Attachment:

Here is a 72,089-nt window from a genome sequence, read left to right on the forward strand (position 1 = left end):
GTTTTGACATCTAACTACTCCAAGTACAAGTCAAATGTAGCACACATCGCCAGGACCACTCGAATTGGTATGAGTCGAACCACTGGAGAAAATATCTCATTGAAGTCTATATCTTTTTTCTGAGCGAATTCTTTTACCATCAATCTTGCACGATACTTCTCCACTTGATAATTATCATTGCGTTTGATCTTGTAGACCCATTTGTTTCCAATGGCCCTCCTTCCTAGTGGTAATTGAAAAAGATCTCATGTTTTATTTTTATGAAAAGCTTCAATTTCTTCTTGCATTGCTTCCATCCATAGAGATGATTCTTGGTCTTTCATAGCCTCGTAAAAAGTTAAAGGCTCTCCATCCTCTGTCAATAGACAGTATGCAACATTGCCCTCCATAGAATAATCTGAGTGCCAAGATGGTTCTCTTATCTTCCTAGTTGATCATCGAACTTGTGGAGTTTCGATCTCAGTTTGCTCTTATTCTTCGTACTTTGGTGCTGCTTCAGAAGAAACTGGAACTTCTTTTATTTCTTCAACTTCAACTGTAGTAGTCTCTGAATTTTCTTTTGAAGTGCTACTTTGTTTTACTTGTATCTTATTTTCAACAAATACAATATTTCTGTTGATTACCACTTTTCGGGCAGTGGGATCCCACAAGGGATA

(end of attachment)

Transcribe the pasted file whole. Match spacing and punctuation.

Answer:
Here is a 72,089-nt window from a genome sequence, read left to right on the forward strand (position 1 = left end):
GTTTTGACATCTAACTACTCCAAGTACAAGTCAAATGTAGCACACATCGCCAGGACCACTCGAATTGGTATGAGTCGAACCACTGGAGAAAATATCTCATTGAAGTCTATATCTTTTTTCTGAGCGAATTCTTTTACCATCAATCTTGCACGATACTTCTCCACTTGATAATTATCATTGCGTTTGATCTTGTAGACCCATTTGTTTCCAATGGCCCTCCTTCCTAGTGGTAATTGAAAAAGATCTCATGTTTTATTTTTATGAAAAGCTTCAATTTCTTCTTGCATTGCTTCCATCCATAGAGATGATTCTTGGTCTTTCATAGCCTCGTAAAAAGTTAAAGGCTCTCCATCCTCTGTCAATAGACAGTATGCAACATTGCCCTCCATAGAATAATCTGAGTGCCAAGATGGTTCTCTTATCTTCCTAGTTGATCATCGAACTTGTGGAGTTTCGATCTCAGTTTGCTCTTATTCTTCGTACTTTGGTGCTGCTTCAGAAGAAACTGGAACTTCTTTTATTTCTTCAACTTCAACTGTAGTAGTCTCTGAATTTTCTTTTGAAGTGCTACTTTGTTTTACTTGTATCTTATTTTCAACAAATACAATATTTCTGTTGATTACCACTTTTCGGGCAGTGGGATCCCACAAGGGATA